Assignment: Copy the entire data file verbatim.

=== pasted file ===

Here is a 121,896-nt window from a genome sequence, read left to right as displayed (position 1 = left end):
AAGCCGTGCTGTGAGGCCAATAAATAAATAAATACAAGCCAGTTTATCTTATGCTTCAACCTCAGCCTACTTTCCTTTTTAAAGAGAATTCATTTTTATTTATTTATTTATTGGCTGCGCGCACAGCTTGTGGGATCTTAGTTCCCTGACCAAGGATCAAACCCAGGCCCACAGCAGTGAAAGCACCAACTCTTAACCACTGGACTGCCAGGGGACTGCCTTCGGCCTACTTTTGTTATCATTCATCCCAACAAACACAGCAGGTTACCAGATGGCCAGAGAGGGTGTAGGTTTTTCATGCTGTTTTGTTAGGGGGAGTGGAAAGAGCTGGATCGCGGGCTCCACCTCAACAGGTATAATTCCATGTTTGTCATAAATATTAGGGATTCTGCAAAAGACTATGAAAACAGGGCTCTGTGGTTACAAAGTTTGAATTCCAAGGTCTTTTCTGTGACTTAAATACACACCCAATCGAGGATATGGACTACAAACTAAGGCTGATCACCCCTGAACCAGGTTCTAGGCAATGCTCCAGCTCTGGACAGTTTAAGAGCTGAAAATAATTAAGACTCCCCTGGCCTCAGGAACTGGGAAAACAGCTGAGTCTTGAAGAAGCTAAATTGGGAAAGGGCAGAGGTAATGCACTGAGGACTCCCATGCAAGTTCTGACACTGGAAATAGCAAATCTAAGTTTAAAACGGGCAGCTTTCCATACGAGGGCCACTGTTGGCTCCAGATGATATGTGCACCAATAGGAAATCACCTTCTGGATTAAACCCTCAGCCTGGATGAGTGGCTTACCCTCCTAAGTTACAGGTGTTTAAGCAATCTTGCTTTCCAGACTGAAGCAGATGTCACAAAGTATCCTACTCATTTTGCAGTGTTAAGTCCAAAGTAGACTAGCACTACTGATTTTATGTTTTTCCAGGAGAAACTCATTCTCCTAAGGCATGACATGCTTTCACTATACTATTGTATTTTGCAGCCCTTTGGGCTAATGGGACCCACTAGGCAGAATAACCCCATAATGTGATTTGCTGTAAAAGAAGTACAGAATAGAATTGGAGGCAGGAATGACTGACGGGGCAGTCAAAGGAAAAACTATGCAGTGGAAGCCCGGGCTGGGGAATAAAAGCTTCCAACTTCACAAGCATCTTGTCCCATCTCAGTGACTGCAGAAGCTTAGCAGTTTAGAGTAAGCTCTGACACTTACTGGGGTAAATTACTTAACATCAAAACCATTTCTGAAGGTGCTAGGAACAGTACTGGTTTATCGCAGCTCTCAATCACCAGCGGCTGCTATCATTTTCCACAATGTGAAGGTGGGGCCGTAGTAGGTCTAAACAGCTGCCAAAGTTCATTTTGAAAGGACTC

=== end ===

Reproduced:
Here is a 121,896-nt window from a genome sequence, read left to right as displayed (position 1 = left end):
AAGCCGTGCTGTGAGGCCAATAAATAAATAAATACAAGCCAGTTTATCTTATGCTTCAACCTCAGCCTACTTTCCTTTTTAAAGAGAATTCATTTTTATTTATTTATTTATTGGCTGCGCGCACAGCTTGTGGGATCTTAGTTCCCTGACCAAGGATCAAACCCAGGCCCACAGCAGTGAAAGCACCAACTCTTAACCACTGGACTGCCAGGGGACTGCCTTCGGCCTACTTTTGTTATCATTCATCCCAACAAACACAGCAGGTTACCAGATGGCCAGAGAGGGTGTAGGTTTTTCATGCTGTTTTGTTAGGGGGAGTGGAAAGAGCTGGATCGCGGGCTCCACCTCAACAGGTATAATTCCATGTTTGTCATAAATATTAGGGATTCTGCAAAAGACTATGAAAACAGGGCTCTGTGGTTACAAAGTTTGAATTCCAAGGTCTTTTCTGTGACTTAAATACACACCCAATCGAGGATATGGACTACAAACTAAGGCTGATCACCCCTGAACCAGGTTCTAGGCAATGCTCCAGCTCTGGACAGTTTAAGAGCTGAAAATAATTAAGACTCCCCTGGCCTCAGGAACTGGGAAAACAGCTGAGTCTTGAAGAAGCTAAATTGGGAAAGGGCAGAGGTAATGCACTGAGGACTCCCATGCAAGTTCTGACACTGGAAATAGCAAATCTAAGTTTAAAACGGGCAGCTTTCCATACGAGGGCCACTGTTGGCTCCAGATGATATGTGCACCAATAGGAAATCACCTTCTGGATTAAACCCTCAGCCTGGATGAGTGGCTTACCCTCCTAAGTTACAGGTGTTTAAGCAATCTTGCTTTCCAGACTGAAGCAGATGTCACAAAGTATCCTACTCATTTTGCAGTGTTAAGTCCAAAGTAGACTAGCACTACTGATTTTATGTTTTTCCAGGAGAAACTCATTCTCCTAAGGCATGACATGCTTTCACTATACTATTGTATTTTGCAGCCCTTTGGGCTAATGGGACCCACTAGGCAGAATAACCCCATAATGTGATTTGCTGTAAAAGAAGTACAGAATAGAATTGGAGGCAGGAATGACTGACGGGGCAGTCAAAGGAAAAACTATGCAGTGGAAGCCCGGGCTGGGGAATAAAAGCTTCCAACTTCACAAGCATCTTGTCCCATCTCAGTGACTGCAGAAGCTTAGCAGTTTAGAGTAAGCTCTGACACTTACTGGGGTAAATTACTTAACATCAAAACCATTTCTGAAGGTGCTAGGAACAGTACTGGTTTATCGCAGCTCTCAATCACCAGCGGCTGCTATCATTTTCCACAATGTGAAGGTGGGGCCGTAGTAGGTCTAAACAGCTGCCAAAGTTCATTTTGAAAGGACTC